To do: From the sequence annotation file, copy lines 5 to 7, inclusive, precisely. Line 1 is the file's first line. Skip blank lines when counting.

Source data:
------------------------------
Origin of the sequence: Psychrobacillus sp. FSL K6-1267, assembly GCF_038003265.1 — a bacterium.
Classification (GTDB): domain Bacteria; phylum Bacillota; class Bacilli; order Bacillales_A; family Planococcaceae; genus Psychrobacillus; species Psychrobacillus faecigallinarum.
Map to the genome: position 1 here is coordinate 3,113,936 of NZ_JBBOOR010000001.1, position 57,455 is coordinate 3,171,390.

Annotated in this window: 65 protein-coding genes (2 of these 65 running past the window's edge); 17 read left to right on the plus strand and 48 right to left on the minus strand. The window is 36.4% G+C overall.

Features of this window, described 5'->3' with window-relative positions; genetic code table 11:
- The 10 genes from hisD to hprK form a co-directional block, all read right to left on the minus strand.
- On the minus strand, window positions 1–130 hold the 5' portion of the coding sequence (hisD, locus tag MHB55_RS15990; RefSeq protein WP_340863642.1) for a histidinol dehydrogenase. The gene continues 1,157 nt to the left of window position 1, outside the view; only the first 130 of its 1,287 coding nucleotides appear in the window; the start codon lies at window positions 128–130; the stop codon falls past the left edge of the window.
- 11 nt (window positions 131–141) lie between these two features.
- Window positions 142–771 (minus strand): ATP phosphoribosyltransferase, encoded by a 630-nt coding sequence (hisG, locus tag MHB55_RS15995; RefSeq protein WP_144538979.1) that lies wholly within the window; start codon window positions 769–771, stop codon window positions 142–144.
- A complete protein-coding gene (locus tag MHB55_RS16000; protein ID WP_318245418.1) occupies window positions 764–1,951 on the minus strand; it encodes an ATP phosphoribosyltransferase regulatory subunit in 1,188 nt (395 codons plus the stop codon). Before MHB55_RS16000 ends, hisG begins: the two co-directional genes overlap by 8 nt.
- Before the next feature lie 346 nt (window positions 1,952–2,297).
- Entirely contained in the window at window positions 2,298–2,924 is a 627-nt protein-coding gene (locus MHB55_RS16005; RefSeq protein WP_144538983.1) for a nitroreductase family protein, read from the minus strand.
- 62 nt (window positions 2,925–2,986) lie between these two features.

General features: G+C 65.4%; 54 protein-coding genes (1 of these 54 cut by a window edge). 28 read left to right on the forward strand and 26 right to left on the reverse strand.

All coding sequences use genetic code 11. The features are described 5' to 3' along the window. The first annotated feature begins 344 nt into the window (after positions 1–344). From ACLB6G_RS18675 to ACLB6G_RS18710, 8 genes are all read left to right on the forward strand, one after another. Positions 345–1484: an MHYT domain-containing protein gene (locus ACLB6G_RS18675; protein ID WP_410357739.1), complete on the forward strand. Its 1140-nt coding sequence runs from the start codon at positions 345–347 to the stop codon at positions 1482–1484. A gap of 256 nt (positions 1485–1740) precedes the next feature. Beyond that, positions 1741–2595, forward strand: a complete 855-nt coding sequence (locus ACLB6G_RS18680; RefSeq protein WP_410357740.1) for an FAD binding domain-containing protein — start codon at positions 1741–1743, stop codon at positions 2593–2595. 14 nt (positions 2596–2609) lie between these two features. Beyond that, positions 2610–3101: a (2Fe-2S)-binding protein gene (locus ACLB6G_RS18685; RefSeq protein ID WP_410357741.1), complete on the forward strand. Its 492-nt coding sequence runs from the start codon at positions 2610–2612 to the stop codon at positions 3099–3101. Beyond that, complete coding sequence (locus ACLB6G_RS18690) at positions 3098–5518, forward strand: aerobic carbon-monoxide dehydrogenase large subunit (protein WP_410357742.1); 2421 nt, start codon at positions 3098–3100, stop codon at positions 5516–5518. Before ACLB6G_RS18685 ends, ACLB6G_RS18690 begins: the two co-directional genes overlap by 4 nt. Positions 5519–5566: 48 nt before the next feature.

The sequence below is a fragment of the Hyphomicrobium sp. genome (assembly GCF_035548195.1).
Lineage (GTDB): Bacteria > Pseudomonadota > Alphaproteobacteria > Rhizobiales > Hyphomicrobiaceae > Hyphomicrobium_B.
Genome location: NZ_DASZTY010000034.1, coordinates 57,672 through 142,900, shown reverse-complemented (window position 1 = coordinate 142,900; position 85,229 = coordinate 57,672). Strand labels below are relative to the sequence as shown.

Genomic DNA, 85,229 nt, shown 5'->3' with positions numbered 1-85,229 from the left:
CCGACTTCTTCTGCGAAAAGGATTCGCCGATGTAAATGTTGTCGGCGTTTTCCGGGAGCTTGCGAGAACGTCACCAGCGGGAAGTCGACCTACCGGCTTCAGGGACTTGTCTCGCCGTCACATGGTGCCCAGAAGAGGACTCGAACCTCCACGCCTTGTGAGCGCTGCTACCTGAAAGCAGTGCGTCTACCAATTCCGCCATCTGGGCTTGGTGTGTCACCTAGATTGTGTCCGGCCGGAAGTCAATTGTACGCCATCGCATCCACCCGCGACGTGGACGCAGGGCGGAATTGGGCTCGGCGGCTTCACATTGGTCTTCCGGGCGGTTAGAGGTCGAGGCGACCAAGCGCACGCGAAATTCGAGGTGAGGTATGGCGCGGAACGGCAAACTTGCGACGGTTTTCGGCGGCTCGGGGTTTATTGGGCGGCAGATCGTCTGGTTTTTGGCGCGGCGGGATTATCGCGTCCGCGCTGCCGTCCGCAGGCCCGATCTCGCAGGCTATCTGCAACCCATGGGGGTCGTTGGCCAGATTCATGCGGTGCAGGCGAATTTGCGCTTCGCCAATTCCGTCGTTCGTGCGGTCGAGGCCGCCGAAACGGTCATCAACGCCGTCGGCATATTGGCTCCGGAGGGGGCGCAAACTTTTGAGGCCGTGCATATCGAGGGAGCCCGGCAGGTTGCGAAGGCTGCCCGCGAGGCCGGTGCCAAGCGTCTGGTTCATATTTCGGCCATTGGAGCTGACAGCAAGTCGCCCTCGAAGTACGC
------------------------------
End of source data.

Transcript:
Features of this window, described 5'->3' with window-relative positions; genetic code table 11:
- The 10 genes from hisD to hprK form a co-directional block, all read right to left on the minus strand.
- On the minus strand, window positions 1–130 hold the 5' portion of the coding sequence (hisD, locus tag MHB55_RS15990; RefSeq protein WP_340863642.1) for a histidinol dehydrogenase. The gene continues 1,157 nt to the left of window position 1, outside the view; only the first 130 of its 1,287 coding nucleotides appear in the window; the start codon lies at window positions 128–130; the stop codon falls past the left edge of the window.